The kind of qualitative coding we do has an added element to it: we use the codes to build a social semantic network, mixing ethnography and network science to produce a visualisation of the convened conversation. Thanks to the ethnography, now edges carry information about the meaning of interactions. This method of inquiry preserves the richness of conversation but provides some hard quantitative measures. With social semantic network analysis (SSNA), we can identify networks of codes, and measure their cohesiveness; identify emergent networks of specialists, who interact around specific keywords; and validate individual contributors, among other applications (to learn more, see: Semantic Social Network Analysis: the video).
As part of the role, you can also use the ethnographic/SSNA data to produce publications.
You can do the work online, from wherever you are, but you will be requested to participate in one or more physical meetings. Your travel expenses for these meetings will be covered by POPREBEL.
If you happen to be in Brussels, you can also come to the Reef, but that’s not a requisite. We coordinate and communicate through the Edgeryders platform.
To apply: write to INSERT CONTACT. Include:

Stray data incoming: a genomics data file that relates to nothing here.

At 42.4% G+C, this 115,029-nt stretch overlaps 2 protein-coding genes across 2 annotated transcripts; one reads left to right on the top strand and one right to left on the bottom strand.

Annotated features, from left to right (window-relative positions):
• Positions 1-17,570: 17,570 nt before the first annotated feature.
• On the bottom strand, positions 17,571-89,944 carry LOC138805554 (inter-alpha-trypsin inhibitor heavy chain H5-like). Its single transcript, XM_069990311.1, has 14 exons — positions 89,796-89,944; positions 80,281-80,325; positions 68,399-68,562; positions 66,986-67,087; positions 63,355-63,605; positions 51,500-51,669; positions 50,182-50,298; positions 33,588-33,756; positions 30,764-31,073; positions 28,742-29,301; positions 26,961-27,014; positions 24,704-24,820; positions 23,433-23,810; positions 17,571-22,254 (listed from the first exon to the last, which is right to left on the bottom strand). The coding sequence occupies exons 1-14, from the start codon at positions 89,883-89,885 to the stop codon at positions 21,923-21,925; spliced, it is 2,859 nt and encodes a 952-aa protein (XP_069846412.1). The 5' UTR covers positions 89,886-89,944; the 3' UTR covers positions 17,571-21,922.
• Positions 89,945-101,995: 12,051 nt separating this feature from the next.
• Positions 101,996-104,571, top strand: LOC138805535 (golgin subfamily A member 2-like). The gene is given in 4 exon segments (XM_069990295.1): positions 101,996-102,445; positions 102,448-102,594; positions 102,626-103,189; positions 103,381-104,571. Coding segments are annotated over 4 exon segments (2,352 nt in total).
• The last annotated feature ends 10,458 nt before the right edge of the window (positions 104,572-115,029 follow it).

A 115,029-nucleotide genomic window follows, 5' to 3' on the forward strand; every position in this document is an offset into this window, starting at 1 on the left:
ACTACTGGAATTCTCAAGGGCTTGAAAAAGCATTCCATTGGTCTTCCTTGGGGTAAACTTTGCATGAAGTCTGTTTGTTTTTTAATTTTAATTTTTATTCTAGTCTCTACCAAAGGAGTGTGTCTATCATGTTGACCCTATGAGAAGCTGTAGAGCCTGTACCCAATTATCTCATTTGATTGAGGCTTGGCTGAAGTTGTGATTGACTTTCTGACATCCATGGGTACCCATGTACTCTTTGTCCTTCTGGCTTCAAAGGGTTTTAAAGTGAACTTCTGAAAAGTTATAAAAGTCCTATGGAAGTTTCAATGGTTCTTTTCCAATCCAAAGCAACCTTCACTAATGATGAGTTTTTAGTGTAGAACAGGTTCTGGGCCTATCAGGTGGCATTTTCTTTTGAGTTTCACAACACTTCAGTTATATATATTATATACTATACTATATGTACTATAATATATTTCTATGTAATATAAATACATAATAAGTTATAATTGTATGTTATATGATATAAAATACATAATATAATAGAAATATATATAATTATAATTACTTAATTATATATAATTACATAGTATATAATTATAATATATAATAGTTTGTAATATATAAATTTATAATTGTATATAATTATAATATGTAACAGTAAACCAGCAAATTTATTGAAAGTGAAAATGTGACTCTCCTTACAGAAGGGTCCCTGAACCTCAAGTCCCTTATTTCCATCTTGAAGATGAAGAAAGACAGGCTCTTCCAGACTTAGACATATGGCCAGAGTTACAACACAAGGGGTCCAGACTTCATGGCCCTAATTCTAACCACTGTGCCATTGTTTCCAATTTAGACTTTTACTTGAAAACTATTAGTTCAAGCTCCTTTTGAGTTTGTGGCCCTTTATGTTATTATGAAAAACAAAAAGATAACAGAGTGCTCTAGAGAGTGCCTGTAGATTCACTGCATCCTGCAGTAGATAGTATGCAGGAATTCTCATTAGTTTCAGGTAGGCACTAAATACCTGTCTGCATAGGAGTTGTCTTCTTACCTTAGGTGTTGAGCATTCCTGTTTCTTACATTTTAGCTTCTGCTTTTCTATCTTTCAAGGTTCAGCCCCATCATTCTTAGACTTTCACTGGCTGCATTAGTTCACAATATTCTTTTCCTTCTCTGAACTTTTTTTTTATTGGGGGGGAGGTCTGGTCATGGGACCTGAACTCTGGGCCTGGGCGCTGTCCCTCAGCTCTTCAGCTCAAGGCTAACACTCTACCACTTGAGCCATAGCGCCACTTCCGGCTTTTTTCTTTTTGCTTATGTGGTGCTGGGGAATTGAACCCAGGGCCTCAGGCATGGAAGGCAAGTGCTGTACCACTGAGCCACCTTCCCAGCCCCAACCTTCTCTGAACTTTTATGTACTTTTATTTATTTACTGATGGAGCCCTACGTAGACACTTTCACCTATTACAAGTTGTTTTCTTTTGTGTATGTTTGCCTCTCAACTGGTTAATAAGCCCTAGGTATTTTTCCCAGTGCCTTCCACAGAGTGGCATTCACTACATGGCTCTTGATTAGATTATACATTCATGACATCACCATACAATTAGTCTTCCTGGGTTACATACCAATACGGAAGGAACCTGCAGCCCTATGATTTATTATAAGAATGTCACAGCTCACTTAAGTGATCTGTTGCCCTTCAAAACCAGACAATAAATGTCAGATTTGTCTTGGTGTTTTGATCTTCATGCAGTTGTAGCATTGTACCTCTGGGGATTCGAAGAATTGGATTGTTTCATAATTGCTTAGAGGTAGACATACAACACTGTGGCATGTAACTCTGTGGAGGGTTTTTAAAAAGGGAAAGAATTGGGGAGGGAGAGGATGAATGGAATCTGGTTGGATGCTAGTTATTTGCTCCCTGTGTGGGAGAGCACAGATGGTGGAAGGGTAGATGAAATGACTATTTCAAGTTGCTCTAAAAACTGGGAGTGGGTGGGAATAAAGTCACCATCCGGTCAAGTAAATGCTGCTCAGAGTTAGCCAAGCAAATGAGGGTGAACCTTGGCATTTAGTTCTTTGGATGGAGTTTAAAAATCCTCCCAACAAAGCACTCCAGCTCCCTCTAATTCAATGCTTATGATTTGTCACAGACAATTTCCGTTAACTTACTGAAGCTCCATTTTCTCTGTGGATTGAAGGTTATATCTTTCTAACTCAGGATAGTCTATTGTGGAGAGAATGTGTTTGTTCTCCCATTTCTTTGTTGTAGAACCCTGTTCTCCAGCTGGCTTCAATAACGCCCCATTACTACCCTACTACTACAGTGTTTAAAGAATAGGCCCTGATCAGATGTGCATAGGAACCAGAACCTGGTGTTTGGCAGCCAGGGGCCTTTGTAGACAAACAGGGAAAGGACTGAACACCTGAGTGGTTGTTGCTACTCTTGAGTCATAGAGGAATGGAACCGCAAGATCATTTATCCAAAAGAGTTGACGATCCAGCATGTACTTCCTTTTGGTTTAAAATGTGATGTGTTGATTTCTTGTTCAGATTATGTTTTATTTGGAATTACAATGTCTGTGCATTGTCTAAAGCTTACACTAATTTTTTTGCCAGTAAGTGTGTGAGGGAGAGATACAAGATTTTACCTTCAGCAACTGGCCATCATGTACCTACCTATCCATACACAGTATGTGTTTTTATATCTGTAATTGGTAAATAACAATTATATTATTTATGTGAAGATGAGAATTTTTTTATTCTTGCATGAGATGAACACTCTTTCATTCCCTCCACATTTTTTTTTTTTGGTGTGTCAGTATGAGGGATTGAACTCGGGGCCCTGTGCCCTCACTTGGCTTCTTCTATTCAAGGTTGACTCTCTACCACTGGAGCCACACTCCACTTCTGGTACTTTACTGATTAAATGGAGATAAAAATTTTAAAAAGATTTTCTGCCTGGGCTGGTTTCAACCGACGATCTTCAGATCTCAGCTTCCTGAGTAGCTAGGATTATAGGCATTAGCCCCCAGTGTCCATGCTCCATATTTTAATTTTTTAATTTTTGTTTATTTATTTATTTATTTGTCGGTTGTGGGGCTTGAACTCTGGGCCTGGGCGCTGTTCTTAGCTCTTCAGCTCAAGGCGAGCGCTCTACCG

- A short motivation letter, explaining why you want to do this and why you think you can deliver.
- A CV.
Overarching Ethnographic team specifications
- Two projects double the size of OPENCARE each → with other language fora = approximately 1.3 OPENCARE’s for ethnographic coding
- POPREBEL starts in January 2019
- Platform live in March 2019
- Coding as soon as tech appears on the platform - keep abreast of the posting
- NGI Forward will begin in early 2019, exactly when to be confirmed.
UCL (Jan), UB, CUNI 5PMS across community management and ethnographic coding
= 2.5PMS each Task = 10% one person’s time over 24 months = about 5hrs/ week over 2yrs
= 1 person in Polish 10% of their time + 1 person in Czech 10% of their time + 1 person in Serbo Croatian 10% of their time
**How much of the corpus do they want focused on each language/ context?
Is that enough for coding those languages?
What percentage of the dataset will be in each language?
Will that be enough hours for the other coders - eg. if we have a surplus of Polish posts. Need to plan for the event that we were to have for more in the other languages.
NB. Allocate less to Amelia to allow for engaging extra coding time on other languages if need be